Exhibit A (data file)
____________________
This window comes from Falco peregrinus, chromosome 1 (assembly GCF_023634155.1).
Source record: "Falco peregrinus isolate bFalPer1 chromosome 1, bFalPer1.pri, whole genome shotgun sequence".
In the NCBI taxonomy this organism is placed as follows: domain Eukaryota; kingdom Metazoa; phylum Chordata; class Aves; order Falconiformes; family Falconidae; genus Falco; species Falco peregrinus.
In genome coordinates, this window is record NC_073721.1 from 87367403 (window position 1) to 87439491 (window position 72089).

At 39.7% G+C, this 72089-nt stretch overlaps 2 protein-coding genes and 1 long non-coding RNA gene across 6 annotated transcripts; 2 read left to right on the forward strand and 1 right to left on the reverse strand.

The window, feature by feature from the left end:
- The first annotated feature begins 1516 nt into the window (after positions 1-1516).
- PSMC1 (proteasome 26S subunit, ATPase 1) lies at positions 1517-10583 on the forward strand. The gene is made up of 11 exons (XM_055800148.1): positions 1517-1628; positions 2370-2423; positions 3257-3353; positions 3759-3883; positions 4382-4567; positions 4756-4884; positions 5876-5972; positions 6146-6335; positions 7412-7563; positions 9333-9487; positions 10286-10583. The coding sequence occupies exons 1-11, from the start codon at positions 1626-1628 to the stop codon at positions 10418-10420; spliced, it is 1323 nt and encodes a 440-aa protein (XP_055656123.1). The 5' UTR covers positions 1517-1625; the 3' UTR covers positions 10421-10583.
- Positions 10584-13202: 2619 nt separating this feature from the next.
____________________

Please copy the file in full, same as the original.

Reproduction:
This window comes from Falco peregrinus, chromosome 1 (assembly GCF_023634155.1).
Source record: "Falco peregrinus isolate bFalPer1 chromosome 1, bFalPer1.pri, whole genome shotgun sequence".
In the NCBI taxonomy this organism is placed as follows: domain Eukaryota; kingdom Metazoa; phylum Chordata; class Aves; order Falconiformes; family Falconidae; genus Falco; species Falco peregrinus.
In genome coordinates, this window is record NC_073721.1 from 87367403 (window position 1) to 87439491 (window position 72089).

At 39.7% G+C, this 72089-nt stretch overlaps 2 protein-coding genes and 1 long non-coding RNA gene across 6 annotated transcripts; 2 read left to right on the forward strand and 1 right to left on the reverse strand.

The window, feature by feature from the left end:
- The first annotated feature begins 1516 nt into the window (after positions 1-1516).
- PSMC1 (proteasome 26S subunit, ATPase 1) lies at positions 1517-10583 on the forward strand. The gene is made up of 11 exons (XM_055800148.1): positions 1517-1628; positions 2370-2423; positions 3257-3353; positions 3759-3883; positions 4382-4567; positions 4756-4884; positions 5876-5972; positions 6146-6335; positions 7412-7563; positions 9333-9487; positions 10286-10583. The coding sequence occupies exons 1-11, from the start codon at positions 1626-1628 to the stop codon at positions 10418-10420; spliced, it is 1323 nt and encodes a 440-aa protein (XP_055656123.1). The 5' UTR covers positions 1517-1625; the 3' UTR covers positions 10421-10583.
- Positions 10584-13202: 2619 nt separating this feature from the next.